Sunday, October 31, 2010
Saturday, October 30, 2010
Yours Truly has just returned from a Steampunk Halloween party in Old Town Sacramento and has just washed the ghoul face right off of his own face. Wait a minute, I already have a ghoul's face. Well, no, not quite; more of a freek's face. I didn't misspell "freek". "Freek" is what I call a geek and freak in one; and so People like me can have the best of both worlds (as well as many others too)! Well if you really want to freak out this Halloween, then read on to the following movie review!
There’s been many horror films about houses haunted by the ghosts of murder victims that lead the living to their murderer, but Deadline has a little bit of a different take on this subgenre.
In director Sean McConville’s movie, the murderer is revealed slowly but surely through video tapes that a screenwriter (Brittany Murphy) finds stashed away in the attic of an old Victorian house that she is staying in. This is done with some help of the murder victim’s ghost (Thora Birch, Ghost World, no genre relation), of course. As Alice, the screenwriter, discovers the murder victim’s, Lucy’s, past that consists of a failing marriage to an abusive husband (Marc Blucas), the two women are presented as doubles to each other. Therefore we see that Alice’s past failed marriage is very similar to that of Lucy’s, Alice also having had an abusive husband. The use of the doubles characters helps develop the character of Alice giving her sympathy for Lucy and motivating her to discoverer her murderer.
The suspense is done very well making the viewers not want to leave their seats until the end. The setting of the house is made really good and fitting for a modern gothic horror film with its dark, labyrinth-like layout, which much like in the late Stanley Kubrick’s Shining, the camera moves us through. The transition between scenes of Lucy’s past and the present scenes of Alice’s life is very smooth and quick nearly tricking the audience into thinking the two women are one person. The plot unfolds at a pace that holds the audience’s suspense. The acting is overall good too, especially that of Thora Birch who can play the part of a ghost really well in this, uh, kind of real ghost world. The graphic violence is kept to a bare minimum and for good reason since the movie emphasizes story and character over visual action. Yet the special effects are produced very good for this kind of film.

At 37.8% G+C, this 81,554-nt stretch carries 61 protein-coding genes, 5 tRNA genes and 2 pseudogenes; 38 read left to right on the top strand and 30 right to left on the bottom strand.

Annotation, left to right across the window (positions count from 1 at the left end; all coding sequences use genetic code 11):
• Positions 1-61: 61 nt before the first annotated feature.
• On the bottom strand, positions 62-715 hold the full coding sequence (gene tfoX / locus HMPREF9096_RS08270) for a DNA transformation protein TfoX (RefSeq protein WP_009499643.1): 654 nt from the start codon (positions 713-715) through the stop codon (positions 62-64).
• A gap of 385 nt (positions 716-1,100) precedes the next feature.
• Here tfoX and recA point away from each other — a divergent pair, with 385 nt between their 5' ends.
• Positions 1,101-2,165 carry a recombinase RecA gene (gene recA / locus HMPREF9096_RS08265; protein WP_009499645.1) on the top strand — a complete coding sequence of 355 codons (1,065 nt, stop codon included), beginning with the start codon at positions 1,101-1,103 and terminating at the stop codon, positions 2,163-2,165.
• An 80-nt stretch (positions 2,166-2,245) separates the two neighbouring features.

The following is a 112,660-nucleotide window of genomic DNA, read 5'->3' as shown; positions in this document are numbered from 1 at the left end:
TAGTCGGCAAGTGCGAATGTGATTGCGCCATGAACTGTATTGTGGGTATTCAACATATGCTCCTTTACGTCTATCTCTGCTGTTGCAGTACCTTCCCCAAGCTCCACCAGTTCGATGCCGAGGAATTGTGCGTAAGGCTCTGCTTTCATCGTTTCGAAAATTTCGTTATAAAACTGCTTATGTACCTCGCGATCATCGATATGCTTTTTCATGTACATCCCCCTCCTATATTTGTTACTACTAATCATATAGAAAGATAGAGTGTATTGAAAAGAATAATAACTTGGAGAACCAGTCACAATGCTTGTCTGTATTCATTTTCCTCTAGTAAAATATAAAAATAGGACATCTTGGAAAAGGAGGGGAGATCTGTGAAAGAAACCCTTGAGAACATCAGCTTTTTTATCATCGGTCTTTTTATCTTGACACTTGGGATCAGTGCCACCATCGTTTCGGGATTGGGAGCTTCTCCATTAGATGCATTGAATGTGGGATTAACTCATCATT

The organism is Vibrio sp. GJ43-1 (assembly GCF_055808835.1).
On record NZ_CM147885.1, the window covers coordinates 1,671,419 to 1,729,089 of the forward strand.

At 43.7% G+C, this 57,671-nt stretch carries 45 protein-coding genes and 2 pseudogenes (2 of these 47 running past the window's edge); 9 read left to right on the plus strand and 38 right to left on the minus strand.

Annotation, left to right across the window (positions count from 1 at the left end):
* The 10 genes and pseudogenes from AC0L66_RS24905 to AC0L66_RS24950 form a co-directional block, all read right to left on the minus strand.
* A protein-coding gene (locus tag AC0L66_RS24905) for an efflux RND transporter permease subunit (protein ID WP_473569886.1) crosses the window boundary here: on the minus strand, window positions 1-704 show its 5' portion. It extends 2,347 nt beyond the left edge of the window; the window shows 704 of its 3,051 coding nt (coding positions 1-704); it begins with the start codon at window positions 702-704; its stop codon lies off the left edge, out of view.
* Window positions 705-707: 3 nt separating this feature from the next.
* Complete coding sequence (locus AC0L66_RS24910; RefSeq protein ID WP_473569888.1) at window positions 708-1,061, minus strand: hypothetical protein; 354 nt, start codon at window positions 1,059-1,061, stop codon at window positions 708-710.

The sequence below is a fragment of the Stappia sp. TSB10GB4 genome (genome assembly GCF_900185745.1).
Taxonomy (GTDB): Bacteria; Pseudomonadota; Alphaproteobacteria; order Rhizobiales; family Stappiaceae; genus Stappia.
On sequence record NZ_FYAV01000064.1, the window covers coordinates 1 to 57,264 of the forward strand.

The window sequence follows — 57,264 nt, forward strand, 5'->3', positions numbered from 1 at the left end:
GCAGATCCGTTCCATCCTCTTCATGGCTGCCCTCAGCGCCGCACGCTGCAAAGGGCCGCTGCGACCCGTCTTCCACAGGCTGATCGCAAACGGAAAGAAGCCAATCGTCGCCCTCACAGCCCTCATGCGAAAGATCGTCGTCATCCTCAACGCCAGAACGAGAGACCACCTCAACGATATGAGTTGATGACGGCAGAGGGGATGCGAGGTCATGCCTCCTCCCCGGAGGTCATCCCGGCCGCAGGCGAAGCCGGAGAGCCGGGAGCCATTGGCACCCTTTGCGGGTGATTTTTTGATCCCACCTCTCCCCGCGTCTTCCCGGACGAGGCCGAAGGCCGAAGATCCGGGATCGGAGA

I strongly suggest this film, especially if you’re a fan of gothic horror and paranormal fiction. This is a movie that you will not find any critical appraising blurbs for on its DVD’s box and so is far too underrated in my opinion. This is one that is good to watch for Halloween as well as anytime of the year!
Monday, October 18, 2010
Friday, October 15, 2010
The movie begins with interviews that ask both experts and common people their opinions about an alien race referred to by the derogatory name, “Pawns”. Nearly all the opinions are bad, many of them racially stereotyping. A government agent, Wikus Van De Merwe (Sharlto Copley), of an alien regulation bureaucracy known as MNU, is attempting to relocate the aliens who have been refined to a ghetto. In doing so, he is infected by a biochemical engineered by the extra terrestrials and, because his own government turns against him, he takes refuge among them.
While there are some similar plot elements to those of Avatar, especially the themes of social justice, the film’s plot still has its own uniqueness contributed mostly by the idea of the oppressed race coming to Earth rather than vice versa. Because of these themes, the movie reflects both the issues of apartheid of the producers’ country, South Africa, and immigration issues such as the ones here in the U.S. and the social injustices these issues bring.
The special effects were really good, especially the creature design. The interaction between the human agent and the alien he takes refuge with is worked out really good making the audience care about where the relationship is going. The aliens, having so advanced of technology, using weapons that graphically show a person’s guts exploding sort of gives the movie away as an excuse for a mere gross-out. However, this flaw does not outweigh the many other, better made elements of the film.
The movie ends in such a way where a sequel can easily be produced, since not all of the issues, especially ones on individual character levels, come to an overt conclusion. If a sequel were to be made it would be really interesting to see which direction it takes the storyline in. The sequel can easily be made into one of high quality like the original, but unlike most sequels it probably wouldn’t beat the original as far as the integrity of the movie itself goes. As far as the box office goes? That’s another story. Literally.